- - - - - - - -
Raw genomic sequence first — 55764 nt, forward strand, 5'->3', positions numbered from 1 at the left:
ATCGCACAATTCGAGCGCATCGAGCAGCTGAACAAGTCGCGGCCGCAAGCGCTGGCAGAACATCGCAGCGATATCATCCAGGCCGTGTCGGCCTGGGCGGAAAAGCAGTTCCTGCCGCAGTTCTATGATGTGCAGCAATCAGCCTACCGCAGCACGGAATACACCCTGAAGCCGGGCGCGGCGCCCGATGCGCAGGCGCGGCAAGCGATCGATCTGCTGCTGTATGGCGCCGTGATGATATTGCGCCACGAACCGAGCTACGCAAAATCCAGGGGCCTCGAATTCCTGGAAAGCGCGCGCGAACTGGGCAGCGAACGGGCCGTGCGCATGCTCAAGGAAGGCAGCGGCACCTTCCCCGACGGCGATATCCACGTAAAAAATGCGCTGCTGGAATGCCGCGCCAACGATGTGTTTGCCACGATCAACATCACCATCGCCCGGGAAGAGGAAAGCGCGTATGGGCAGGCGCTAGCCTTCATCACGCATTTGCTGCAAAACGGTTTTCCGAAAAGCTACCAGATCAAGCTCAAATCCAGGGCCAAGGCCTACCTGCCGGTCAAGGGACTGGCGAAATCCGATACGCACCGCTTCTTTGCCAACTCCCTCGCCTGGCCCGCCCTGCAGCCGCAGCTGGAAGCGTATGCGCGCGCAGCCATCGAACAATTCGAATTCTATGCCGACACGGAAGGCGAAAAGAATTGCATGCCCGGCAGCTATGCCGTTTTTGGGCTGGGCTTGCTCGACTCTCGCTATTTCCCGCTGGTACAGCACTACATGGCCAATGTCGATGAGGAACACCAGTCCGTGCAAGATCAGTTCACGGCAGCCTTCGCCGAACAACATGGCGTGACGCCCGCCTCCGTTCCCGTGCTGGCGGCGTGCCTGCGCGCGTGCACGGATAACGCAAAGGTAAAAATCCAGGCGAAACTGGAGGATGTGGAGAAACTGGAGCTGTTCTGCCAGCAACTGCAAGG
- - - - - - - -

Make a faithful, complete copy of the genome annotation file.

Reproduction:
Raw genomic sequence first — 55764 nt, forward strand, 5'->3', positions numbered from 1 at the left:
ATCGCACAATTCGAGCGCATCGAGCAGCTGAACAAGTCGCGGCCGCAAGCGCTGGCAGAACATCGCAGCGATATCATCCAGGCCGTGTCGGCCTGGGCGGAAAAGCAGTTCCTGCCGCAGTTCTATGATGTGCAGCAATCAGCCTACCGCAGCACGGAATACACCCTGAAGCCGGGCGCGGCGCCCGATGCGCAGGCGCGGCAAGCGATCGATCTGCTGCTGTATGGCGCCGTGATGATATTGCGCCACGAACCGAGCTACGCAAAATCCAGGGGCCTCGAATTCCTGGAAAGCGCGCGCGAACTGGGCAGCGAACGGGCCGTGCGCATGCTCAAGGAAGGCAGCGGCACCTTCCCCGACGGCGATATCCACGTAAAAAATGCGCTGCTGGAATGCCGCGCCAACGATGTGTTTGCCACGATCAACATCACCATCGCCCGGGAAGAGGAAAGCGCGTATGGGCAGGCGCTAGCCTTCATCACGCATTTGCTGCAAAACGGTTTTCCGAAAAGCTACCAGATCAAGCTCAAATCCAGGGCCAAGGCCTACCTGCCGGTCAAGGGACTGGCGAAATCCGATACGCACCGCTTCTTTGCCAACTCCCTCGCCTGGCCCGCCCTGCAGCCGCAGCTGGAAGCGTATGCGCGCGCAGCCATCGAACAATTCGAATTCTATGCCGACACGGAAGGCGAAAAGAATTGCATGCCCGGCAGCTATGCCGTTTTTGGGCTGGGCTTGCTCGACTCTCGCTATTTCCCGCTGGTACAGCACTACATGGCCAATGTCGATGAGGAACACCAGTCCGTGCAAGATCAGTTCACGGCAGCCTTCGCCGAACAACATGGCGTGACGCCCGCCTCCGTTCCCGTGCTGGCGGCGTGCCTGCGCGCGTGCACGGATAACGCAAAGGTAAAAATCCAGGCGAAACTGGAGGATGTGGAGAAACTGGAGCTGTTCTGCCAGCAACTGCAAGG